consists of some seven layers of more-or-less tanned proteins. The tanning hardens the egg and protects it
against sunlight. The egg is also water-repellent as a covering of wax or similar material may be deposited over
the chorion. This water-proofing also reduces the risk of the egg drying out, as well as reducing the risk of an egg
drowning. Some eggs require moisture, absorbing it from the surrounding soil (hydropy), for example in
Aleochara bilineata the egg increases in volume by a factor of about 1.68 and the larger the hatchling, the better
chance it is thought to have of surviving. Such eggs are usually soft-shelled, though in Aleochara bilineata the
shell is rigid and swelling causes the inner lining of the shell to fracture. Hydropic eggs may also require nutrients
and oxygen to complete their growth and this is a way of allowing the mother to invest less in each egg and so lay
more smaller eggs that complete their own development. In an insect like Aleochara bilineata, this is
advantageous, since the first instar larva must locate its host and this is partly a hit-and-miss affair. Some insects
attach their eggs to leaves via stalks and the stalks take up water from the host plant, storing it in a bladder and
replacing water lost to the dry air.
Covering the chorion, on the outermost surface of the egg, is a layer of cement, secreted by the mother during
egg-laying (oviposition), which fastens the egg to a surface. The cement may form an egg case or ootheca
around a cluster of eggs, as in cockroaches and mantids. In the mosquioto, Culex, the eggs form egg rafts,
though these are held together by the surface tension of the water on which they are deposited, rather than by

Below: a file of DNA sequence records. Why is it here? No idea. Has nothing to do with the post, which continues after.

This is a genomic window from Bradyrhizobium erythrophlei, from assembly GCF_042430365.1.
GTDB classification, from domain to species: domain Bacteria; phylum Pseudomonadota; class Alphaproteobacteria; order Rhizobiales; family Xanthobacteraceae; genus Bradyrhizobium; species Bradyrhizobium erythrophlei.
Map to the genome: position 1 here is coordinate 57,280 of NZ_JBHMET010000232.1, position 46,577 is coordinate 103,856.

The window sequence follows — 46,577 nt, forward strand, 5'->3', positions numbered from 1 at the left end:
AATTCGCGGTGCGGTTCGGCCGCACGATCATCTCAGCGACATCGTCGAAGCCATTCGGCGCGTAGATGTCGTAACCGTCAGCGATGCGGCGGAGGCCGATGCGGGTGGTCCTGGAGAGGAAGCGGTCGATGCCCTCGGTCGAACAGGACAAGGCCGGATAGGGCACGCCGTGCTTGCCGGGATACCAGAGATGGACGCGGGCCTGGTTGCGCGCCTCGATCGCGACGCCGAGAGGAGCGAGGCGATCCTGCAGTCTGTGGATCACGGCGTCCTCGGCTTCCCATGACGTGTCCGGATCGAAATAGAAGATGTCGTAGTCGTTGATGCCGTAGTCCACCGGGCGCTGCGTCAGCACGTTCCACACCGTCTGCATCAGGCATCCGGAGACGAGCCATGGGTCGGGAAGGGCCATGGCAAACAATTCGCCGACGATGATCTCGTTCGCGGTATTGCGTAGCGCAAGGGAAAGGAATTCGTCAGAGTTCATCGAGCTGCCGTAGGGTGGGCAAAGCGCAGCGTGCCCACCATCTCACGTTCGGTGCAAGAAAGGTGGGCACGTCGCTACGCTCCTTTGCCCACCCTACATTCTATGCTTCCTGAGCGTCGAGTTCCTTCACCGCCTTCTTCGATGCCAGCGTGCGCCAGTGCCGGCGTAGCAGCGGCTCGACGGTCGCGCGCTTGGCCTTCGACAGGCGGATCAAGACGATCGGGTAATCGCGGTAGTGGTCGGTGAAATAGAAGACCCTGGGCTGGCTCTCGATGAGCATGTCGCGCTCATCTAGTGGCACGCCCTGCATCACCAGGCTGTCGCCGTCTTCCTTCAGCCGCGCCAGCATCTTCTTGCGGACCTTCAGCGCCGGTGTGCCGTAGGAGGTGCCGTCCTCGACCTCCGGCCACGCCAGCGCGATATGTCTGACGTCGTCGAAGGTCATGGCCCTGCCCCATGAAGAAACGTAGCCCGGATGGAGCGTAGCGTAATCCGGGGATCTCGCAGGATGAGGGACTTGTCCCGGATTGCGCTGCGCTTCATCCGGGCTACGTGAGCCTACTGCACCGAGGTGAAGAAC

cement. Some cockroaches merely deposit their oothecae apparently willy-nilly, whilst others bury them in sand
and some retain them inside the female body, supplying water and nutrients to the developing embryos and then
giving birth to live young.
The vitelline membrane is inside the chorion and is derived from the cell wall of the ovum (egg cell) itself.
(Sometimes it is partly or wholly maternal in origin). This may be a thin delicate membrane that disappears when
development of the embryo begins, or it may persist as a tough inner shell. Later in embryonic development, a
layer of epithelial cells may form beneath the vitelline membrane and secrete their own cuticle, forming a
secondary vitelline membrane.
The egg requires oxygen - it respires. If the chorion is thin enough, then oxygen may simply diffuse across the
egg surface, however when strength and thickness of the shell is required, the shell may contain a layer of air
spaces which connect to the outside. (Typically the openings are at one end of the egg, sometimes as a tuft of
filaments). The ootheca, if present, may contain elaborately moulded ducts too supply air to the eggs inside. The
eggs of flies (Diptera) may have horns which can obtain oxygen from the air or from water (acting as gills or
plastrons, see aquatic insects).
Embryonic development and hatching
The egg is polarised, with the fertilisation nucleus at one pole. Its development may be quite determined (as in
nematodes) for example in gall midges. In this case the fate of each region of the egg is determined before the
egg undergoes cell division - different parts of the egg are pre-destined to become different parts of the embryo.